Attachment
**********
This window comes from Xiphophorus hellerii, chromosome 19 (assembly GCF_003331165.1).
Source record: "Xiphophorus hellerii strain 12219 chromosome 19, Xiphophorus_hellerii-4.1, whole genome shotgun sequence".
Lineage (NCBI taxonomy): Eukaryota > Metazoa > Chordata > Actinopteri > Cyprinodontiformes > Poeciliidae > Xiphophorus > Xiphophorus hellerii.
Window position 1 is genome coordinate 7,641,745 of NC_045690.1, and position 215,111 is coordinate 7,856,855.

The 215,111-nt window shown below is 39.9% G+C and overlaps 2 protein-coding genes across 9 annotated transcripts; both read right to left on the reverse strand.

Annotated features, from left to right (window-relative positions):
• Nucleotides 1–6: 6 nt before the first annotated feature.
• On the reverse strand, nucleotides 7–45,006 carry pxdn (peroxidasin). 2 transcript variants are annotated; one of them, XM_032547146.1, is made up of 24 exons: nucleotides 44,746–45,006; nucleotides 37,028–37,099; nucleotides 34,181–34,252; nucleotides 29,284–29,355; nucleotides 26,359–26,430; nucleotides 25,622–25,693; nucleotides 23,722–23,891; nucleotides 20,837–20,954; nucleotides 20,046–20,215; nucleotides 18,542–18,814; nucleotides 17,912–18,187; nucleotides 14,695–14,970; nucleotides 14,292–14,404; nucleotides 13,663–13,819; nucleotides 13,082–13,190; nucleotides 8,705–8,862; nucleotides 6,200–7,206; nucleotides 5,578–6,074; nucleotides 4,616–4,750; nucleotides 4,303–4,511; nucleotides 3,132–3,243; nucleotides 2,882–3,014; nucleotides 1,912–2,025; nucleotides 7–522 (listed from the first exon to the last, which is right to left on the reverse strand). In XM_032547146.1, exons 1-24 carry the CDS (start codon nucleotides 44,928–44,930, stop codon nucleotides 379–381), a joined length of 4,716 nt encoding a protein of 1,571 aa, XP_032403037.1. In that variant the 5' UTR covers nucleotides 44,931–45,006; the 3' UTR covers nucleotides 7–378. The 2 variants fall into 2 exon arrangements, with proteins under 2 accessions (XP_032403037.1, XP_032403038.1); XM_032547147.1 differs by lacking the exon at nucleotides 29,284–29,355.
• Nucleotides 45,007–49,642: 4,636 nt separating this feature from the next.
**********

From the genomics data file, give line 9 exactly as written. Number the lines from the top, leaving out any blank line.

• Nucleotides 45,007–49,642: 4,636 nt separating this feature from the next.